3rd Park for Disney Has Riled Residents


Fearing that Anaheim officials will vote blank-check approval for a third, unspecified Disney theme park, local homeowners will ask the City Council on Tuesday to delay planning until more about the project is revealed.

City staff are researching the environmental impact of the park and their report is due this summer. In May, the Planning Commission gave the Walt Disney Co. the go-ahead to "initiate the application process" for a new theme park.

So far, it's all procedural but some homeowners say the city is putting the cart before the horse by approving Disney requests to begin proceedings and studying impacts without knowing any of the details.

"The tactic is not to let the public know what it's going to be in order to restrict objections to it," said Jim Anderson, spokesman for the Homeowners for Maintaining Their Environment neighborhood group. "Let's find out first what it is and then go from there."

The group has bought ads in the city's weekly newspaper, including one last week.

"Which Anaheim City Council members represent the voters of Anaheim?" the ad asks. "Which represents only the Disney Corporation? . . . At their scheduled meeting, the Anaheim City Council will vote to give the Disney Corporation initial approval to build a third theme park (78 acres) without knowing what it will be."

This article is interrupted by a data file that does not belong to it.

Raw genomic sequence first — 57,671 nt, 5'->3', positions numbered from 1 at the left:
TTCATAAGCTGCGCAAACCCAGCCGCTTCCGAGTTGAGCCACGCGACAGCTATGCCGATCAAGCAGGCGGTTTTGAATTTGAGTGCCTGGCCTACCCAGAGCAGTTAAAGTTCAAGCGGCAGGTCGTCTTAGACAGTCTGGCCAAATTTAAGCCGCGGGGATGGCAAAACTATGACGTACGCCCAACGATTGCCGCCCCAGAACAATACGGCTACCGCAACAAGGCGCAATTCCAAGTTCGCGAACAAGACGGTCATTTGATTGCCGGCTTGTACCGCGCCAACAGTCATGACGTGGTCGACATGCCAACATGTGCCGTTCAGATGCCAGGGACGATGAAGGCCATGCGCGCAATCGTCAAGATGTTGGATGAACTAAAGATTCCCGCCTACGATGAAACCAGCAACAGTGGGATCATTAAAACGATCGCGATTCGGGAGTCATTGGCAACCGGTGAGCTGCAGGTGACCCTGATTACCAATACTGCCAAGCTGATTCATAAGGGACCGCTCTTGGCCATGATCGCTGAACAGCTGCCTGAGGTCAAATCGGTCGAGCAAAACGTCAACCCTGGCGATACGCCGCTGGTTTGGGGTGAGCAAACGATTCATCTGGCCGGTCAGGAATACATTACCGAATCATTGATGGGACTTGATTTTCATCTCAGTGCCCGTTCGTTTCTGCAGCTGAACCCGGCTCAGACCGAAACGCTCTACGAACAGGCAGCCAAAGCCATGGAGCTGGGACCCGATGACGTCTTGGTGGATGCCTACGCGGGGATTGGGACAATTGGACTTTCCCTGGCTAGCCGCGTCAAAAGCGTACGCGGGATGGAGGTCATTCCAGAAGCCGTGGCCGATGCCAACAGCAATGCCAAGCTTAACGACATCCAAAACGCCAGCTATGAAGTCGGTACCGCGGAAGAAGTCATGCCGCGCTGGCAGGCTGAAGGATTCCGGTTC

City officials say the neighborhood group is acting prematurely too.

"We've never seen one of these before where someone appeals a notice of preparation," said Deputy City Manager Tom Wood. "It seems illogical."

Disney officials said they have not decided what to build, though they have lobbed ideas such as a water park, more hotels and a shopping and entertainment center into the discussion.

Ed Chuchla, director of development for Walt Disney Imagineering, stressed that no decisions will be made without public input.

"This initiation process is about bringing the public into the loop," Chuchla said, adding that there will be "piles of public reviews and countless public meetings" once the environmental impact report is complete and Disney has formalized its plans.

But even the idea of a third theme park has homeowners leery about parking and traffic.

"We think it's premature to think about a third park until you see the consequences of the second," Anderson said. "We don't think the infrastructure can handle any more traffic."

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